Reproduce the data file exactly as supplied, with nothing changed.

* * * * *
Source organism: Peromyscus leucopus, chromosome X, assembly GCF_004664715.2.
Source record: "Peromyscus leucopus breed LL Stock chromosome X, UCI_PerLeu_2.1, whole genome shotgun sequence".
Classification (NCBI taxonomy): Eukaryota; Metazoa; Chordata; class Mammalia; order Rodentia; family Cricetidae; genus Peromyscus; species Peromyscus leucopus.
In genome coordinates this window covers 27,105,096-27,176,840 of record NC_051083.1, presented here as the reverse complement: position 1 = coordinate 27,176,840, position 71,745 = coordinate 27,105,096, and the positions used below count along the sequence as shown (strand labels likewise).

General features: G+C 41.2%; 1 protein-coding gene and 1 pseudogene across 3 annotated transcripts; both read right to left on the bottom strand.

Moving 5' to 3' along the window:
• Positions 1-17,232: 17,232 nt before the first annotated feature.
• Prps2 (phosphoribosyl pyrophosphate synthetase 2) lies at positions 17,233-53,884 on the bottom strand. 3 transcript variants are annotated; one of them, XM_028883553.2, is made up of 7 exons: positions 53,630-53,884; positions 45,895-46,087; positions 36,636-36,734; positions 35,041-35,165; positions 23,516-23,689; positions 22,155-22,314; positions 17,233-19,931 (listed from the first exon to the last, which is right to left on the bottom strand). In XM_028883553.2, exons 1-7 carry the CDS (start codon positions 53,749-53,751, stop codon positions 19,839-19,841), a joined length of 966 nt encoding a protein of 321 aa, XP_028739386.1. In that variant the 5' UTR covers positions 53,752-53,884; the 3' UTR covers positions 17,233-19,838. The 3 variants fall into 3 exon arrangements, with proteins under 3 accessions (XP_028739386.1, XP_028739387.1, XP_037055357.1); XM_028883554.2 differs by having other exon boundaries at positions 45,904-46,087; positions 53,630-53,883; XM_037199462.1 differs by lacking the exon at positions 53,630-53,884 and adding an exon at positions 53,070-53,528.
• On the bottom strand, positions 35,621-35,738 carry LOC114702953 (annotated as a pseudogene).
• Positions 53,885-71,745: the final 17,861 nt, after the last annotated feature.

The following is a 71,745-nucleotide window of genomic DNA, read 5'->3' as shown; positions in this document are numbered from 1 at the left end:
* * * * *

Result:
Source organism: Peromyscus leucopus, chromosome X, assembly GCF_004664715.2.
Source record: "Peromyscus leucopus breed LL Stock chromosome X, UCI_PerLeu_2.1, whole genome shotgun sequence".
Classification (NCBI taxonomy): Eukaryota; Metazoa; Chordata; class Mammalia; order Rodentia; family Cricetidae; genus Peromyscus; species Peromyscus leucopus.
In genome coordinates this window covers 27,105,096-27,176,840 of record NC_051083.1, presented here as the reverse complement: position 1 = coordinate 27,176,840, position 71,745 = coordinate 27,105,096, and the positions used below count along the sequence as shown (strand labels likewise).

General features: G+C 41.2%; 1 protein-coding gene and 1 pseudogene across 3 annotated transcripts; both read right to left on the bottom strand.

Moving 5' to 3' along the window:
• Positions 1-17,232: 17,232 nt before the first annotated feature.
• Prps2 (phosphoribosyl pyrophosphate synthetase 2) lies at positions 17,233-53,884 on the bottom strand. 3 transcript variants are annotated; one of them, XM_028883553.2, is made up of 7 exons: positions 53,630-53,884; positions 45,895-46,087; positions 36,636-36,734; positions 35,041-35,165; positions 23,516-23,689; positions 22,155-22,314; positions 17,233-19,931 (listed from the first exon to the last, which is right to left on the bottom strand). In XM_028883553.2, exons 1-7 carry the CDS (start codon positions 53,749-53,751, stop codon positions 19,839-19,841), a joined length of 966 nt encoding a protein of 321 aa, XP_028739386.1. In that variant the 5' UTR covers positions 53,752-53,884; the 3' UTR covers positions 17,233-19,838. The 3 variants fall into 3 exon arrangements, with proteins under 3 accessions (XP_028739386.1, XP_028739387.1, XP_037055357.1); XM_028883554.2 differs by having other exon boundaries at positions 45,904-46,087; positions 53,630-53,883; XM_037199462.1 differs by lacking the exon at positions 53,630-53,884 and adding an exon at positions 53,070-53,528.
• On the bottom strand, positions 35,621-35,738 carry LOC114702953 (annotated as a pseudogene).
• Positions 53,885-71,745: the final 17,861 nt, after the last annotated feature.

The following is a 71,745-nucleotide window of genomic DNA, read 5'->3' as shown; positions in this document are numbered from 1 at the left end: